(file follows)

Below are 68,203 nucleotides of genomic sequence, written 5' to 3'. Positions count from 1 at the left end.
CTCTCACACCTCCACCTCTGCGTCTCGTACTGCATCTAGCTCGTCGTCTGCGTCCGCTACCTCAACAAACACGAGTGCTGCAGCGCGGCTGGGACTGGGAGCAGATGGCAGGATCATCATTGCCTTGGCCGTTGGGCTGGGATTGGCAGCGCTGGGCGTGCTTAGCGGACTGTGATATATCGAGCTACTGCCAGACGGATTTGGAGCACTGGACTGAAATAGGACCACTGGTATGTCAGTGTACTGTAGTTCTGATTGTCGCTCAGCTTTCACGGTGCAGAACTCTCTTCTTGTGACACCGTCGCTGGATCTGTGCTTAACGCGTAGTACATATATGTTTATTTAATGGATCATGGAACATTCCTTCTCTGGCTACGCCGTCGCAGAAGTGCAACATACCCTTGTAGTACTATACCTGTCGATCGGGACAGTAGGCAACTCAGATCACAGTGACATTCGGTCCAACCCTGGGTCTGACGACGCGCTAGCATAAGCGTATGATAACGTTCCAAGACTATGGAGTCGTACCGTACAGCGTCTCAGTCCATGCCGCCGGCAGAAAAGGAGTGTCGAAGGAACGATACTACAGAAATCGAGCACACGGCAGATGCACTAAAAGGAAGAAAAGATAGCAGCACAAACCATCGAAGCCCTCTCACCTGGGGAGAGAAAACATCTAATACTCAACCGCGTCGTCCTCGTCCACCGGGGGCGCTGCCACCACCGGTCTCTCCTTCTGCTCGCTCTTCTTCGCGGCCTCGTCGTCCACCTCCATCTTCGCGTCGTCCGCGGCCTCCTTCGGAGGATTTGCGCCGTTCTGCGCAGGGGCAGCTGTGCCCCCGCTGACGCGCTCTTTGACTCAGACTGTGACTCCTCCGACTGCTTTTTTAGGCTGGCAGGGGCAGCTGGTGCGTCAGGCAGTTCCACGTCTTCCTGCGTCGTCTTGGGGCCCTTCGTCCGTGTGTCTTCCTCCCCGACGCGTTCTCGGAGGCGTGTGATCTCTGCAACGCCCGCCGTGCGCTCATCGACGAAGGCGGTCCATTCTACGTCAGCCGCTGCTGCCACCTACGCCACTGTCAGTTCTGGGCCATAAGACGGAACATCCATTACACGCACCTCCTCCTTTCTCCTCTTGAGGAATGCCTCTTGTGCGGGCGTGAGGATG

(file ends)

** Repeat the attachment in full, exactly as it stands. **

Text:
Below are 68,203 nucleotides of genomic sequence, written 5' to 3'. Positions count from 1 at the left end.
CTCTCACACCTCCACCTCTGCGTCTCGTACTGCATCTAGCTCGTCGTCTGCGTCCGCTACCTCAACAAACACGAGTGCTGCAGCGCGGCTGGGACTGGGAGCAGATGGCAGGATCATCATTGCCTTGGCCGTTGGGCTGGGATTGGCAGCGCTGGGCGTGCTTAGCGGACTGTGATATATCGAGCTACTGCCAGACGGATTTGGAGCACTGGACTGAAATAGGACCACTGGTATGTCAGTGTACTGTAGTTCTGATTGTCGCTCAGCTTTCACGGTGCAGAACTCTCTTCTTGTGACACCGTCGCTGGATCTGTGCTTAACGCGTAGTACATATATGTTTATTTAATGGATCATGGAACATTCCTTCTCTGGCTACGCCGTCGCAGAAGTGCAACATACCCTTGTAGTACTATACCTGTCGATCGGGACAGTAGGCAACTCAGATCACAGTGACATTCGGTCCAACCCTGGGTCTGACGACGCGCTAGCATAAGCGTATGATAACGTTCCAAGACTATGGAGTCGTACCGTACAGCGTCTCAGTCCATGCCGCCGGCAGAAAAGGAGTGTCGAAGGAACGATACTACAGAAATCGAGCACACGGCAGATGCACTAAAAGGAAGAAAAGATAGCAGCACAAACCATCGAAGCCCTCTCACCTGGGGAGAGAAAACATCTAATACTCAACCGCGTCGTCCTCGTCCACCGGGGGCGCTGCCACCACCGGTCTCTCCTTCTGCTCGCTCTTCTTCGCGGCCTCGTCGTCCACCTCCATCTTCGCGTCGTCCGCGGCCTCCTTCGGAGGATTTGCGCCGTTCTGCGCAGGGGCAGCTGTGCCCCCGCTGACGCGCTCTTTGACTCAGACTGTGACTCCTCCGACTGCTTTTTTAGGCTGGCAGGGGCAGCTGGTGCGTCAGGCAGTTCCACGTCTTCCTGCGTCGTCTTGGGGCCCTTCGTCCGTGTGTCTTCCTCCCCGACGCGTTCTCGGAGGCGTGTGATCTCTGCAACGCCCGCCGTGCGCTCATCGACGAAGGCGGTCCATTCTACGTCAGCCGCTGCTGCCACCTACGCCACTGTCAGTTCTGGGCCATAAGACGGAACATCCATTACACGCACCTCCTCCTTTCTCCTCTTGAGGAATGCCTCTTGTGCGGGCGTGAGGATG